— June 22, 2019
If you’re working to improve your SEO, one of the things you need to do is a backlink audit. The number of links you have to your website plays a role in your rank, but beyond the number of links, it’s the quality of links that matters to the search engines. Because you can’t control who links to what on your website and why, it’s essential to keep an eye on the links that are coming in, so you can alert the search engines to the ones you want them to count and the ones you want them to ignore.
This assumes you’ve already conducted a backlink audit, and are looking to determine what’s toxic. If you’ve not already located all the backlinks to your site, you can use a tool like Monitor Backlinks to help you see what’s linking to you.
Before we get started, it’s important to treat toxic links like an insect infestation. You should aim to get rid of the ones you can and live with the rest of them, because you won’t be able to remove every single bad link that points to your site. That’s okay, though, because you can still use them to your advantage.
Once you’ve identified and removed the ones you can, you can use the rest to help improve your online reputation.
What’s a Toxic Backlink?
In the earlier days of SEO, any backlink was a good backlink, but that’s not the case anymore. There’s no single definition of “toxic backlink” but the term is used to refer to any backlink that comes from:
- Websites that are excessively monetized
- Link farms
- Websites with security flaws/risks
- Websites that are in violation of Google’s guidelines
Spotting the Toxicity
When you’re looking at a link, consider the following:
- Trust Flow: If the trust flow is 10 or less, you may have a toxic link. The exception to this rule is when dealing with websites that are less than one to two years old because the trust flow may be low simply because the site is still in its infancy.
- Domain Authority: The lower the domain authority, the increased likelihood of a toxic link. Typically 40+ is safe, but again, newer websites will have lower DA because they’ve not have time to build it yet.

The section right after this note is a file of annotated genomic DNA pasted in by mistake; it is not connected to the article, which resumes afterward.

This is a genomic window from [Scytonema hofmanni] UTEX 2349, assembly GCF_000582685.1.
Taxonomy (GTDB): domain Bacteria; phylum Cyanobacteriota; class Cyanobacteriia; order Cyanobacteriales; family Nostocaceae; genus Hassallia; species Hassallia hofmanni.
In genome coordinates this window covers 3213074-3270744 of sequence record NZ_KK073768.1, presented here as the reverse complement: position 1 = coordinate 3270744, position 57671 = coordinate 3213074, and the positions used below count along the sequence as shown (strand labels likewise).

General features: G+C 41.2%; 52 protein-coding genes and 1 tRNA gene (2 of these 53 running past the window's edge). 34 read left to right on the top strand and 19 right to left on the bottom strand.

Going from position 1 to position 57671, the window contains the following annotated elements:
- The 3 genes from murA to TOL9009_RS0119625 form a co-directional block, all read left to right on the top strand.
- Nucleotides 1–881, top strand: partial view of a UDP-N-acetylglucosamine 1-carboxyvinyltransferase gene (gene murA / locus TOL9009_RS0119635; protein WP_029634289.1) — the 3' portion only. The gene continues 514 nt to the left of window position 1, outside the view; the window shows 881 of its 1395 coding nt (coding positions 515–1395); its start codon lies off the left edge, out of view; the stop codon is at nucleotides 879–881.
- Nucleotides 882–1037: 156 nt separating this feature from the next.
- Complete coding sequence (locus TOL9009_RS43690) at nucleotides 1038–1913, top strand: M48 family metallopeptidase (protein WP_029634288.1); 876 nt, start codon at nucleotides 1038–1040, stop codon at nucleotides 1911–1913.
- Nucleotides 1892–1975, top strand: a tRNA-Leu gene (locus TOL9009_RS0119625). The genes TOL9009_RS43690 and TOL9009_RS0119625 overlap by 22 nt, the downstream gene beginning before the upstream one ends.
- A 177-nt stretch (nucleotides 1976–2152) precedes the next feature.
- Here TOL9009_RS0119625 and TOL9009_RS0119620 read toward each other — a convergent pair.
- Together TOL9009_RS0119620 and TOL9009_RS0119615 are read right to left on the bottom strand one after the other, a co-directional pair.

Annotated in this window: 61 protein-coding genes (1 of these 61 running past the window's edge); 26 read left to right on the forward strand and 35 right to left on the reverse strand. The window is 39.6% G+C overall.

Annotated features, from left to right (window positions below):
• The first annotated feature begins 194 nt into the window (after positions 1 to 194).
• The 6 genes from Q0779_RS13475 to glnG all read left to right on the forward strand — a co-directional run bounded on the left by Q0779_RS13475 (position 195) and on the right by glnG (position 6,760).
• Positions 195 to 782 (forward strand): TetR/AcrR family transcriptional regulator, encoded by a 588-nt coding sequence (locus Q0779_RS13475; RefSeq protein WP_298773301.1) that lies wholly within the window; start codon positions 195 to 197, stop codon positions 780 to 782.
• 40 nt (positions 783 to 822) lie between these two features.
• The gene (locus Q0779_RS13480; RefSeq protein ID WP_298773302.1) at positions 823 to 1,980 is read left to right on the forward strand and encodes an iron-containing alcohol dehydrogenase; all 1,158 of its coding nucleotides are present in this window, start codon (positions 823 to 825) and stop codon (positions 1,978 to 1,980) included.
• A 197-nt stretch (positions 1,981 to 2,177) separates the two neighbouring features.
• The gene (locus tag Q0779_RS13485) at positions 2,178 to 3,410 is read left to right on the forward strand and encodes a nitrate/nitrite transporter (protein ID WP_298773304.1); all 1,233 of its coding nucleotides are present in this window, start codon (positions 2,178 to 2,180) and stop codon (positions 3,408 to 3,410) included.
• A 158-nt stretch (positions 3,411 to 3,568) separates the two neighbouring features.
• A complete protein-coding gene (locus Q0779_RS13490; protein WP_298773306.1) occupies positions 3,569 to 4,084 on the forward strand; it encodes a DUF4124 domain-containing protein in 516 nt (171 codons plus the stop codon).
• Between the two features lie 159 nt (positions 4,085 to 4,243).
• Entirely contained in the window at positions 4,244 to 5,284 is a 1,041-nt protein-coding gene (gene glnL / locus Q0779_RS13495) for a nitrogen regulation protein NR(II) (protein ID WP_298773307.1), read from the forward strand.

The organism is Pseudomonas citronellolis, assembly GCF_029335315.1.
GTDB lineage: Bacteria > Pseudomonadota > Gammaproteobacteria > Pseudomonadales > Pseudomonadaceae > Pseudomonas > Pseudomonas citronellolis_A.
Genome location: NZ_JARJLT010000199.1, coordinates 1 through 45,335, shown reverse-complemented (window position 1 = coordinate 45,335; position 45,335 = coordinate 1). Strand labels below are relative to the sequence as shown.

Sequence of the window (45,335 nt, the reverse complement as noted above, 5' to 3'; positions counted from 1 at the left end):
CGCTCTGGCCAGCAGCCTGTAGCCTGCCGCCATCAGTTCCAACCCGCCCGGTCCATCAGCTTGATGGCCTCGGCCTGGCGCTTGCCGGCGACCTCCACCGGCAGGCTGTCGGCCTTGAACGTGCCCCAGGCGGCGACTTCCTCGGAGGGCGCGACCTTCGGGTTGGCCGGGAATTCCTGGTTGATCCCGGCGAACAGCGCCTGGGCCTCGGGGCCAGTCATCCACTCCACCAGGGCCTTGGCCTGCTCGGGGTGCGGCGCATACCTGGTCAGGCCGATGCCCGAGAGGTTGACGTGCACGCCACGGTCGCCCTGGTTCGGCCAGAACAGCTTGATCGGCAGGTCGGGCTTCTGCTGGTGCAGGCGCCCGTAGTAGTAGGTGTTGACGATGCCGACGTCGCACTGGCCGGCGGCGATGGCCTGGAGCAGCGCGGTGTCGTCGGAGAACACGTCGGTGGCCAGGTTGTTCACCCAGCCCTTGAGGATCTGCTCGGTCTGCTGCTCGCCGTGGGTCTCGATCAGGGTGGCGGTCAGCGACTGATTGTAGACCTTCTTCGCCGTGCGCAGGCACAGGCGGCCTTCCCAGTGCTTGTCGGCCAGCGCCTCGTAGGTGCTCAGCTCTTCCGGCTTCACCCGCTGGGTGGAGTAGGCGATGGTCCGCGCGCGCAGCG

- Spam Score: A score of 8 or higher indicates the link is coming from a spammy site and is toxic.
- Your Own Assessment: Numbers won’t tell the whole story. You’ll need to look at the site yourself to determine if it’s quality or not. If a DA of 25 looks promising but you see the content is low quality, it may be a source of toxic backlinks.
- Backink Patterns: Look at the other links on the site – and see if the backlinks are excessively optimized in terms of their anchor text. Quality sites use a variety of anchor text – and if all you see are exact match keyword phrases, it’s more likely you’ll run into toxic links.
- Brand Alignment: Are the sites linking to you related to or aligned with your brand? If not, you may wish to consider them toxic. For instance, if you’re advocating for human rights and sites that are protesting those rights are linking to you, it’s not a good thing for customers to see.
Remove as Many Toxic Links as You Can
Use outreach to ask website owners to remove the links and brand mentions. Get the URL of the linking website, and if you have multiple bad links from a single domain, include them all in one email. Explore the website to locate the contact information for the person in charge of the site.
Send them a short message to politely ask for the removal of the link, and do not judge the website. REview your backlink report again one week after you’ve sent the removal request. If it’s still there, you can follow up. If it’s gone, follow up to thank them. If the webmaster refuses, you can try to convince them but don’t push too hard, because you may get an angry post about your company, which creates yet another toxic backlink and does damage to your online reputation.
Here’s a template to help you:
Hello [Contact Name],
Your website [website] links to this page [link to remove and anchor] on my website. This link doesn’t currently fit with the brand. Could you please remove the link?
If outreach doesn’t work, you can hire legal representation to remove the links. Though expensive, this is an effective method since the threat of legal action scares many webmasters into compliance with your request. This approach is best for large brands that have spent years building the brand and the backlinks are associated with highly objectionable material.
If your requests fail and it’s not feasible to hire a lawyer to handle it for you, you can disavow the links, using the Disavow feature in Monitor Backlinks. If you’re using another platform to check for backlinks, you can also disavow the links directly in the Google Search Console. Before you start disavowing, check out my post about considerations before disavowing.